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Guy

What's this, please?

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Hi all

The experienced amongst you must get sick of this question so, apologies.

This Sarracenia came from my local Homebase.  £4.99.  The compost was dry and it looked sad, so it had to be rescued.  What is it please?

Thanks.

Guylarge.58fc60c0d9472_Optimized-20170422_1712442.jpg.807e1d1d16a1b152eed84340cfa0d678.jpg

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Looks like Sarracenia x melanorhoda, Which is a cross between S x catesbaei and purpurea ssp purpurea. Good score for a fiver!


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It is a Sarracenia hybrid. It will always be a Sarracenia hybrid, and it's very dangerous to label something as a named cultivar just because it vaguely looks like one in the right light with one eye closed... Unless you have the details of the plant direct from the grower to prove it is a named plant, you should label it as hybrid.

Saying that,, it's definitely got some Sarracenia purpurea in there, but anything else will only be a guess!

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Thanks both

Very interested in how these plants get their names.

My very limited (for the time being!) collection of Sarracenia includes S. Norman Parker and S. Dixie lace.  Who decided they would be called this?  Why can't I call the one in the photo S.caper?  Then split it and sell it on as a named variety.

Don't wish to cause any offence by this post.  But as a beginner I have absolutely no idea where these names come from.

Guy

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51 minutes ago, Guy said:

Thanks both

Very interested in how these plants get their names.

My very limited (for the time being!) collection of Sarracenia includes S. Norman Parker and S. Dixie lace.  Who decided they would be called this?  Why can't I call the one in the photo S.caper?  Then split it and sell it on as a named variety.

Don't wish to cause any offence by this post.  But as a beginner I have absolutely no idea where these names come from.

Guy

Try reading this: http://www.sarracenia.com/faq/faq3960.html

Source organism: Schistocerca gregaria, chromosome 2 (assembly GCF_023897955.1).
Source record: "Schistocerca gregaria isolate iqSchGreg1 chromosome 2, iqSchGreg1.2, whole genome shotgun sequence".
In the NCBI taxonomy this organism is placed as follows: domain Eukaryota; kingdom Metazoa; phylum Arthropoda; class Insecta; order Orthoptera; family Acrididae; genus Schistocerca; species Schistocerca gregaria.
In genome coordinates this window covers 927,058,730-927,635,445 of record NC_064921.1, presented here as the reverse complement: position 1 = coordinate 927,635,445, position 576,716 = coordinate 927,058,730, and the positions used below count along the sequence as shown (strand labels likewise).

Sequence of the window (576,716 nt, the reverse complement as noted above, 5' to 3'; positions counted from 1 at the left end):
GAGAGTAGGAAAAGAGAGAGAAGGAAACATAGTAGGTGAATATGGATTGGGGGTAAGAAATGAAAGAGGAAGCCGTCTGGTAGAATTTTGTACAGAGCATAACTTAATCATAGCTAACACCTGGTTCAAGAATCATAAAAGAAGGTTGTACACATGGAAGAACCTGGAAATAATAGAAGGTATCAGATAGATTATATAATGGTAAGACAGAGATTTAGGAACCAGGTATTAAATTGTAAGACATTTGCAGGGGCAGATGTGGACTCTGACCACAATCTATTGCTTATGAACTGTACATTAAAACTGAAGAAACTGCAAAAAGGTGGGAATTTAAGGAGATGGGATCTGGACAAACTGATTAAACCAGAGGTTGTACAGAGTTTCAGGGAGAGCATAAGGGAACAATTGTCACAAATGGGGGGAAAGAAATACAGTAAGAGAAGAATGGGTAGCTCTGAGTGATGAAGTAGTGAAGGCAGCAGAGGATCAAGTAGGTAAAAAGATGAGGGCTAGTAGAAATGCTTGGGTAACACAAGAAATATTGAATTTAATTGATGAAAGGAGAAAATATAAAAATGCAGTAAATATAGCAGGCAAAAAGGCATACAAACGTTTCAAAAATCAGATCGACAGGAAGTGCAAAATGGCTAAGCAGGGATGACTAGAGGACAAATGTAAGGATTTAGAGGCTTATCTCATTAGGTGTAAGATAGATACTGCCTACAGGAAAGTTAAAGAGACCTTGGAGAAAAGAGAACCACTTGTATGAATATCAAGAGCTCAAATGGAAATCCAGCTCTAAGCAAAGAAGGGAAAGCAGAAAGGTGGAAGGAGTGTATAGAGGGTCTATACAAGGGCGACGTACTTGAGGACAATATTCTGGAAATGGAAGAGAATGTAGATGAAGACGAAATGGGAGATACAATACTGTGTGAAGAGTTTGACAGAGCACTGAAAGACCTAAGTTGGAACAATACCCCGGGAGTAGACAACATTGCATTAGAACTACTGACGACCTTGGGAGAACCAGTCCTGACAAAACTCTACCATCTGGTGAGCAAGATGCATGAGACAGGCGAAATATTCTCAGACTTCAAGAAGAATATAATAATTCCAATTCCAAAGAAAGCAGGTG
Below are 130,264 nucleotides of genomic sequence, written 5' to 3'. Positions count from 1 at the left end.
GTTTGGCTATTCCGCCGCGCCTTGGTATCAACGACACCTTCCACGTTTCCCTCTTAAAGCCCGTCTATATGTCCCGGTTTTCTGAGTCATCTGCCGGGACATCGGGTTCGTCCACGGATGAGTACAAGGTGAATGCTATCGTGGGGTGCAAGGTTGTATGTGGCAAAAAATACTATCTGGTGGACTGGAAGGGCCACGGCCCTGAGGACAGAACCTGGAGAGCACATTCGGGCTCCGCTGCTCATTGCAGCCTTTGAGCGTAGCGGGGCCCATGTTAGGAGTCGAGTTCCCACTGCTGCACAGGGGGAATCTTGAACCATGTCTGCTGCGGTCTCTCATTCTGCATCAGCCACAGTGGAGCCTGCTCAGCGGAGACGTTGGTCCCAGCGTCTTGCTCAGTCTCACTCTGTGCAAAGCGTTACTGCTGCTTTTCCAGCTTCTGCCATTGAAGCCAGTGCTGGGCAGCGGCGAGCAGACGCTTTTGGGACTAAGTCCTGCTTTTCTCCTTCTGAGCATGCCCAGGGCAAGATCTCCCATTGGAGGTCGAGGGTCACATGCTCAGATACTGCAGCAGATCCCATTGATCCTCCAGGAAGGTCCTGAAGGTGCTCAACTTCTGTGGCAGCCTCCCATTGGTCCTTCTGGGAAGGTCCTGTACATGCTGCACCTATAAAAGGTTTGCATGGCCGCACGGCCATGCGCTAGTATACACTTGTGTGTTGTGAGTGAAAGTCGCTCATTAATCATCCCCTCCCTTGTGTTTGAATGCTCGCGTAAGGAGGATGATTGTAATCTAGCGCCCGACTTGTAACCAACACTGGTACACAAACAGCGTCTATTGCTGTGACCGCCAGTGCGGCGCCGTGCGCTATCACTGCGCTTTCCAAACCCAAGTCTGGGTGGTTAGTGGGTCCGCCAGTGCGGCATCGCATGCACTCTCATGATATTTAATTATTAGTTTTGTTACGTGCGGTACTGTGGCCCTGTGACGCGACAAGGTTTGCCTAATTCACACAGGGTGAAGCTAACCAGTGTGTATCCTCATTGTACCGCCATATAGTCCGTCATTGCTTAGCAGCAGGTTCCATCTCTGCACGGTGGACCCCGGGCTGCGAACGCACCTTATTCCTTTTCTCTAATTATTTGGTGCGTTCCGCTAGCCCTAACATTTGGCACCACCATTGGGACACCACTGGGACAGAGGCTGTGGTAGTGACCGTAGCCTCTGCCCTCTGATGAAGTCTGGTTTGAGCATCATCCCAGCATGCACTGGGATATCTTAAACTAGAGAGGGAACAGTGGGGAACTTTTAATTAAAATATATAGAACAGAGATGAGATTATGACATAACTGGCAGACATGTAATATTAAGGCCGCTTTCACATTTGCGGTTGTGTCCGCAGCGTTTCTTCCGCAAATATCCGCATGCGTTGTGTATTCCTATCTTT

It explains a bit about how those things work. You have to register a name before you can call it anything.

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Thanks Zlotka

The link was incredibly helpful for two reasons.

Firstly because the ICPS is new to me but, looking around the site, it has loads of good information.  This tells you how new I am to keeping CPs!

Secondly because it gives me the beginning of an understanding about plant names.  But help me a bit more, please.  As I understand your link, this is about registering a name with the ICPS.  Which is, of course, how it should be done.

But what's to stop someone choosing a name without registering it with the ICPS?  Looking at the various sites selling CPs I haven't yet found anywhere giving an ICPS registration number.  So how do I, as a beginner, know the plant is true?

Guy

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People do just name plants without registering them, just look at vft's. But if you just named an unremarkable random hybrid, it probably wouldn't be terribly popular in the long run and the fact it wasn't a registered name would be picked up on. 

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Hi Guy

People do name some of their more promising plants, these names normally being designated in double quotation marks to differentiate them from a registered cultivar, which are formally noted in single quotation marks.

 
Thus S. "Big floppy top" is a plant which has a working name that can be recognised by other growers, whereas S. 'Big floppy top' would be a Registered cultivar.
 
One way, but not the only way is to check the plants name r veracity is with the ICPS site to see if it is a properly registered cultivar as here http://www.carnivorousplants.org/cultivars/names.php?name=Sarracenia
Or another great resource for learning some plants lineage is John Jerrards deconfusifier as here
It's a bit of a minefield I'm afraid as you will find out the deeper you get into the hobby and not an altogether satisfactory system, but it is the only one we have.
 
Hope that helps
Cheers
Steve
Edited by billynomates666
Name added

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Thanks Steve

My brain hurts now!  So much information in the links.  It's good to know, though, that there is some serious attempt at rigour when naming these plants.

As a total beginner I think I'll keep reading the literature and buy plants on the basis of whether I like how they look.  Incredibly unrigourous and haphazard, but as good a way as any to go forward until I've learned a lot more.

Guy

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On 01/05/2017 at 10:31 AM, Guy said:

As a total beginner I think I'll keep reading the literature and buy plants on the basis of whether I like how they look.  Incredibly unrigourous and haphazard, but as good a way as any to go forward until I've learned a lot more.

Guy

Thats exactly how I staggered into it, learning as I went, I go back to pre internet times when the sort of information you can now find in minutes, used to take weeks in libraries and correspondence.

Just continue to enjoy them in whatever way is good for you.

Cheers

Steve

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